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Business Entities Corporations 1. Corporations: “creatures of state law” Business entities’ structures are primarily determined by state law. People organizing.

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Presentation on theme: "Business Entities Corporations 1. Corporations: “creatures of state law” Business entities’ structures are primarily determined by state law. People organizing."— Presentation transcript:

1 Business Entities Corporations 1

2 Corporations: “creatures of state law” Business entities’ structures are primarily determined by state law. People organizing businesses can choose which state’s laws to use. Federal laws on business structures are mostly for publicly-traded companies. – Other federal laws affect all businesses the same way they affect individuals: tax laws, anti-discrimination laws, etc. 2

3 Why Corporations? Suppose Joan owns/operates as sole proprietor a software company specializing in providing e- commerce solutions for small businesses. To finance planned expansion and cash-in on the value of her business, Joan plans to sell 45% of ownership to a small group of institutional investors and 45% of ownership to approximately 750 geographically dispersed individual investors. Joan will retain 10% ownership and will continue her active management role in the firm. What form of business organization makes sense? 3

4 Relationships among the people who are part of the business structure are largely governed by state law: – Equity owners – Debt holders – Managers – Employees “Internal affairs doctrine”- state law controls to generally allow directors to structure business as they think best. 4

5 Solving the Problem Corporate form solves problems that exist in partnership form of organization: – Unlimited personal liability – Equal participation in management – Inefficient voting rules – Dissolution at-will and restrictions on transferring ownership – Decentralized agency power 5

6 Corporation Separate legal entity. Limited liability of shareholders. Double taxation. Centralized management. Name must include “Inc.”, “Corp.”, etc. 6

7 850,000 + business entities > 50% all publicly traded corporations > 60% of Fortune 500 legally incorporated there Delaware: Top Location for Large Corporations’ Place of Incorporation 49th largest 45th most populous 0.43% of US GDP (TX is 7.95%) 2nd in GDP per capita 7

8 Delaware corporate law is “best” Delaware business courts (court of chancery) is “best” – Experienced judges – No juries Why DE? 8

9 Delaware’s preeminence in the corporate charter market results from its ability to resolve credibly the commitment problem in relational contracting. This ability depends on investing in assets, referred to as transaction-specific assets, whose value is highest when used in a specific relations rather than in any other use. – Reputation – Hostage-like dependence on revenue – Judicial expertise in interpreting corporate law, case law – Administrative expertise in rapid processing 9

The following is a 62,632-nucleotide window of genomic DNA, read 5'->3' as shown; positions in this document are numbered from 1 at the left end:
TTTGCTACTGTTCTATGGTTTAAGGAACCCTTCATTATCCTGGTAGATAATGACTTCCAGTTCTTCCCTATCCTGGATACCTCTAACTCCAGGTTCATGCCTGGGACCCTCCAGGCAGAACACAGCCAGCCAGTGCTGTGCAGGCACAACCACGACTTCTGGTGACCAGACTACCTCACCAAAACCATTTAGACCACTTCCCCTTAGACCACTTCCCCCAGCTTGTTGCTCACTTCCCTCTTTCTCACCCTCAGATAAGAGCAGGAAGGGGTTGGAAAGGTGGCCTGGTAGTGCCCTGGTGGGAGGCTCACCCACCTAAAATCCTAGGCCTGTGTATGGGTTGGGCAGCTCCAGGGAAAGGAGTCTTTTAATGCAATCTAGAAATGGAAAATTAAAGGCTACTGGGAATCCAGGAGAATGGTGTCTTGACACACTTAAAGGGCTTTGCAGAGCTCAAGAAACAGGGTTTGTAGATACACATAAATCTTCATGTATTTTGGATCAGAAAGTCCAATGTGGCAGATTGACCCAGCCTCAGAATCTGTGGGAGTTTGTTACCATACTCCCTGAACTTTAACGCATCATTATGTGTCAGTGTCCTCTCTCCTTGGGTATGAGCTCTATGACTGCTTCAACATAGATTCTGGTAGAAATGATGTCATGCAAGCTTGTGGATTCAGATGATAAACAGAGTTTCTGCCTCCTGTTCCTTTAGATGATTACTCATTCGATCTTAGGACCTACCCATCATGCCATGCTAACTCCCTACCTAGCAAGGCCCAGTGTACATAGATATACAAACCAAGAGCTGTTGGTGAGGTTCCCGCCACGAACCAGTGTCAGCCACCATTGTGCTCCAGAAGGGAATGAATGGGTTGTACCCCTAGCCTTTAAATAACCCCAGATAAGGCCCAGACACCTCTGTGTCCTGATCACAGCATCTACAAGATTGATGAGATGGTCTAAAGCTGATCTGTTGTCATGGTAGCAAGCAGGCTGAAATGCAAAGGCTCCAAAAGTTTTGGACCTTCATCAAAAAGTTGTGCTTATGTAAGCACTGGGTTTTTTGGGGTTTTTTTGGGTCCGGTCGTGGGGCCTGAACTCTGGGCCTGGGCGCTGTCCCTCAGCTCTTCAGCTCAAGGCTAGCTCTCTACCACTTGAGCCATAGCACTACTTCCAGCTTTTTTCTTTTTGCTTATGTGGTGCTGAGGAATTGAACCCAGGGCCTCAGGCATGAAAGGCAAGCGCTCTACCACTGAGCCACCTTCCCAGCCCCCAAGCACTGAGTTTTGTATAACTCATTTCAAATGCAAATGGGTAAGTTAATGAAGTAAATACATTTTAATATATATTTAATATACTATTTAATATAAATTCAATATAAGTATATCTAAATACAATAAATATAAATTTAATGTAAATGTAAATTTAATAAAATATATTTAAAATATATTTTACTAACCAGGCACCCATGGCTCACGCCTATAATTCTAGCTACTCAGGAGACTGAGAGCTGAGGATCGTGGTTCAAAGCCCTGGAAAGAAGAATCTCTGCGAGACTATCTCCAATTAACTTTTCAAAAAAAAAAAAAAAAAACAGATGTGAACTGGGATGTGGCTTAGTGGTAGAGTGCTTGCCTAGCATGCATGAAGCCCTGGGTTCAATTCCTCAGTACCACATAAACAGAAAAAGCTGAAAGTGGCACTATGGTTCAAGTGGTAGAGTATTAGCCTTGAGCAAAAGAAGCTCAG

10 Efficient Regulation Delaware provides – Efficient court system with expert judges and no juries in corporate law cases. – Experienced service providers in a cluster. – Widespread knowledge of DE law among lawyers nationally and internationally. – Good service. – Commitment to maintaining quality because of DE’s dependence on revenue, huge sunk cost investment in corporate law; strong interest group of lawyers & service providers committed to keeping business. 10

11 To establish a corporation—need: Articles of incorporation ~ constitution – Total shares; classes of shares; powers of board, shareholders; preemptive rights; indemnity for directors. Bylaws ~ statutes, set by directors – Procedures for meetings (notice, quorum), duties of officers, rules of governance. 11

12 Officers Shareholders Board of Directors 12

13 XYZ, Inc. ABC, Inc. Shareholder 13

14 Who decides? Where the next store will be located? Whether a new type of sandwich should be offered? Whether McDonald’s should begin operations in China? Whether McDonald’s will buy Wendy’s? Whether McDonald’s should liquidate the company? 14

15 Dell’s Corporate Governance Principles The Board of Directors (the “Board”) of Dell Inc. (“Dell”), as representatives of the stockholders, is committed to the achievement of business success and the enhancement of long-term stockholder value with the highest standards of integrity and ethics. In that regard, the Board has adopted these principles to provide an effective corporate governance framework for Dell, intending to reflect a set of core values that provide the foundation for Dell’s governance and management systems and its interactions with others. 15

16 Easterbrook & Fischel, The Economic Structure of Corporate Law “The first question facing entrepreneurs is what promises to make, and the second is how to induce investors to believe them. Empty promises are worthless promises. Answering the first question depends on finding ways to reduce the effects of divergent interests; answering the second depends on finding legal and automatic enforcement devices. The more automatic the enforcement, the more investors will believe the promises.” (p. 5) 16

17 Debt and Equity “Entrepreneurs make promises in the articles of incorporation and the securities they issue when they go public. The debt investors receive … detailed promises in indentures. These promises concern the riskiness of the firm’s operations, the extent to which earnings may be paid out, and the domain of managerial discretion. These promises benefit equity investors as well as debt investors. The equity investors usually receive votes rather than explicit promises.” (p. 6) 17

18 Equity: Stock Common stock: right to vote and receive distributions Preferred stock: first call on dividends and distributions, usually non-voting Convertible Securities laws apply to public sales 18